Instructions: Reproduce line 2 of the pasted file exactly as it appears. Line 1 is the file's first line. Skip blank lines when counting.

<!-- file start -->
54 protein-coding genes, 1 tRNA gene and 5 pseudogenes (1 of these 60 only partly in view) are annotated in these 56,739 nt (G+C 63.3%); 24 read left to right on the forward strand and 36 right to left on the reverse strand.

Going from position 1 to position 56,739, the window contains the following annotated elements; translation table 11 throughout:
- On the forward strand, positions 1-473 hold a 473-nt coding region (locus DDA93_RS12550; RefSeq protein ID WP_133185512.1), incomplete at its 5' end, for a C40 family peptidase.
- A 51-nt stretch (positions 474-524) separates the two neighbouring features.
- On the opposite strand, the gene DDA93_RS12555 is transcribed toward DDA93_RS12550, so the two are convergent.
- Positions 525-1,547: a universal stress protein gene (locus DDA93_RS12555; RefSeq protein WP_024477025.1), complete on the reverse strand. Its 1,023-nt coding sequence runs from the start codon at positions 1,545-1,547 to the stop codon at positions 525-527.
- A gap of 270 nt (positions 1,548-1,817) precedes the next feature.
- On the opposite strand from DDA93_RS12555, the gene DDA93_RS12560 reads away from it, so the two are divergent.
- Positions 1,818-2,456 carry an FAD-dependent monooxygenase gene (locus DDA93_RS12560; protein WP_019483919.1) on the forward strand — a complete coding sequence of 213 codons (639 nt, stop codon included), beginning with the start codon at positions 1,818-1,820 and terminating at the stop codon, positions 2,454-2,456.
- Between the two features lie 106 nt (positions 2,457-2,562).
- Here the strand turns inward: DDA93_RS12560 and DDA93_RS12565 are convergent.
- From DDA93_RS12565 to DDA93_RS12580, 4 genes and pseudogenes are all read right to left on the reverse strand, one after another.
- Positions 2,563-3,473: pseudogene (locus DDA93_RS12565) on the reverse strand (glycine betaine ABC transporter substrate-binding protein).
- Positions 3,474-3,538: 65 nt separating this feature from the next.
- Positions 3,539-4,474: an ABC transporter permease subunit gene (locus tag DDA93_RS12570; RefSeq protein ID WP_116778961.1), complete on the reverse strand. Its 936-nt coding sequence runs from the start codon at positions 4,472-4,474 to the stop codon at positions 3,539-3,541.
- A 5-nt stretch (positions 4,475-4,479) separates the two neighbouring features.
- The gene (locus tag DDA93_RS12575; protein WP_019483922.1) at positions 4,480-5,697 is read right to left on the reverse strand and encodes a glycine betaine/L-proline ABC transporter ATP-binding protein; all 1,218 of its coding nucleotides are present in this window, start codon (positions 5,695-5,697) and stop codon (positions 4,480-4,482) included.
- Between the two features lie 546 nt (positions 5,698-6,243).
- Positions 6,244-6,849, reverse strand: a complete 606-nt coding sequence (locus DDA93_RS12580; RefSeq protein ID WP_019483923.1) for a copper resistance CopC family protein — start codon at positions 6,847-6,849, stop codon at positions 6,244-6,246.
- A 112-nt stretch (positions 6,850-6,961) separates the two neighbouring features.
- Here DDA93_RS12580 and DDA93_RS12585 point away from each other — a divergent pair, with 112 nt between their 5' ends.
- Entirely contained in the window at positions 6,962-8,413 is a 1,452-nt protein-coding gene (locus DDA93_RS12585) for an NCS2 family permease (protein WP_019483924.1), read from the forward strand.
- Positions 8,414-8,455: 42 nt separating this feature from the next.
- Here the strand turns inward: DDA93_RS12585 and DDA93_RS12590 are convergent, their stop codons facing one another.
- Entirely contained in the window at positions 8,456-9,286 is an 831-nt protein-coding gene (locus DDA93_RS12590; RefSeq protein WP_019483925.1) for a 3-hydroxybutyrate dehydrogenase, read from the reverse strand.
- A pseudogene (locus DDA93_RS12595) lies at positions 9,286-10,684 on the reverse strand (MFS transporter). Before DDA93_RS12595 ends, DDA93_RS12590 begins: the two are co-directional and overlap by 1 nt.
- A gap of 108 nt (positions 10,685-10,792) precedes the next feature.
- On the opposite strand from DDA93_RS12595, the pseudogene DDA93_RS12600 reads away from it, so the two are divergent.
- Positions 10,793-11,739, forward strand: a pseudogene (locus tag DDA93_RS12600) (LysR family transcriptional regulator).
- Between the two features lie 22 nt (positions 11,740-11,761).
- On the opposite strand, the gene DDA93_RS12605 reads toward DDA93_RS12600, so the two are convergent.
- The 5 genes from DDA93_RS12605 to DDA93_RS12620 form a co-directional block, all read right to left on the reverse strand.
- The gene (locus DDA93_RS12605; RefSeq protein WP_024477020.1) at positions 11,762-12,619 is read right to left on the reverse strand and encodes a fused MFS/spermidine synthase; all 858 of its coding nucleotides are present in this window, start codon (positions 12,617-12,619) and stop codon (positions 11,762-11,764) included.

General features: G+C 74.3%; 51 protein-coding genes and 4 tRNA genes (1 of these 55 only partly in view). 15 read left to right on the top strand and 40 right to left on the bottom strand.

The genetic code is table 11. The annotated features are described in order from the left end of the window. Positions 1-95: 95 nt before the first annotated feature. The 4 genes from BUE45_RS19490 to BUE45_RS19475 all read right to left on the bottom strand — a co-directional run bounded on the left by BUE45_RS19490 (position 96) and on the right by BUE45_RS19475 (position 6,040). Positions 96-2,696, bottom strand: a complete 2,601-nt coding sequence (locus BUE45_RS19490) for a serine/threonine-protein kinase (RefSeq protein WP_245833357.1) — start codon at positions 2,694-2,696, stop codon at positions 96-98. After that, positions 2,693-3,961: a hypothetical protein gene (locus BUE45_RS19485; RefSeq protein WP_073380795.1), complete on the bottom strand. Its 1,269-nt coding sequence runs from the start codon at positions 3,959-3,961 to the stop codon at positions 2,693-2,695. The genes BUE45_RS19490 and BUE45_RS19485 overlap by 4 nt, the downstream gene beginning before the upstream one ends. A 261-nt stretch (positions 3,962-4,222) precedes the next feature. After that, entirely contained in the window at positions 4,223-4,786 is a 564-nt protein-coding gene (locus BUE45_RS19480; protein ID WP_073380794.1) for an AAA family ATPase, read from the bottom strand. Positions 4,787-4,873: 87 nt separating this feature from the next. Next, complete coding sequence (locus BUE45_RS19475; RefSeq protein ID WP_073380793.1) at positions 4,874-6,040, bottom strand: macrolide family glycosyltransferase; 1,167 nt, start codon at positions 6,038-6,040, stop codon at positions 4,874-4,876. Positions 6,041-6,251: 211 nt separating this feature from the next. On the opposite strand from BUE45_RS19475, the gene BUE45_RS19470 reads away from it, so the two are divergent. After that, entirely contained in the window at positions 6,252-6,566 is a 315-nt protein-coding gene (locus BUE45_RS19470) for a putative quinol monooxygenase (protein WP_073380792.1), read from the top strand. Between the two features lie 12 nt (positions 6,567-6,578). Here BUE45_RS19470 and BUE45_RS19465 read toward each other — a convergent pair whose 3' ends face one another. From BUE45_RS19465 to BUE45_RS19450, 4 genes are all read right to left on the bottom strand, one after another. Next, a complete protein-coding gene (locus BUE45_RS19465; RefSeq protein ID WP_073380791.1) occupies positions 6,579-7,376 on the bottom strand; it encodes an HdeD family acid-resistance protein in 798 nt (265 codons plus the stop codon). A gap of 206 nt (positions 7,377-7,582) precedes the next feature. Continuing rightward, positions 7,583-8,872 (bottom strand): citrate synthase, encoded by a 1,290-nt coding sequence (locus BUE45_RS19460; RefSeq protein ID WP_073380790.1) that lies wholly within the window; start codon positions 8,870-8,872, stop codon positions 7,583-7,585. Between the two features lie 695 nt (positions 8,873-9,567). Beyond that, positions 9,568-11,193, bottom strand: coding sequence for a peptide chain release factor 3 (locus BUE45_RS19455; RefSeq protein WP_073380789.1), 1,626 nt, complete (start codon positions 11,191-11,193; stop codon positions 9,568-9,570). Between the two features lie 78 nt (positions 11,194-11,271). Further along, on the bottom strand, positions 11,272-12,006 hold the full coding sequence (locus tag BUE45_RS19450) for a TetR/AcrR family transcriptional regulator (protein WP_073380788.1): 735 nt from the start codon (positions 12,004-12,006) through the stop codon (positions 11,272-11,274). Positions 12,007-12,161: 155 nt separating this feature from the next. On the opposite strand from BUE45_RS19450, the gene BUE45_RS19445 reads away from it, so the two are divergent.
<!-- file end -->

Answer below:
Going from position 1 to position 56,739, the window contains the following annotated elements; translation table 11 throughout: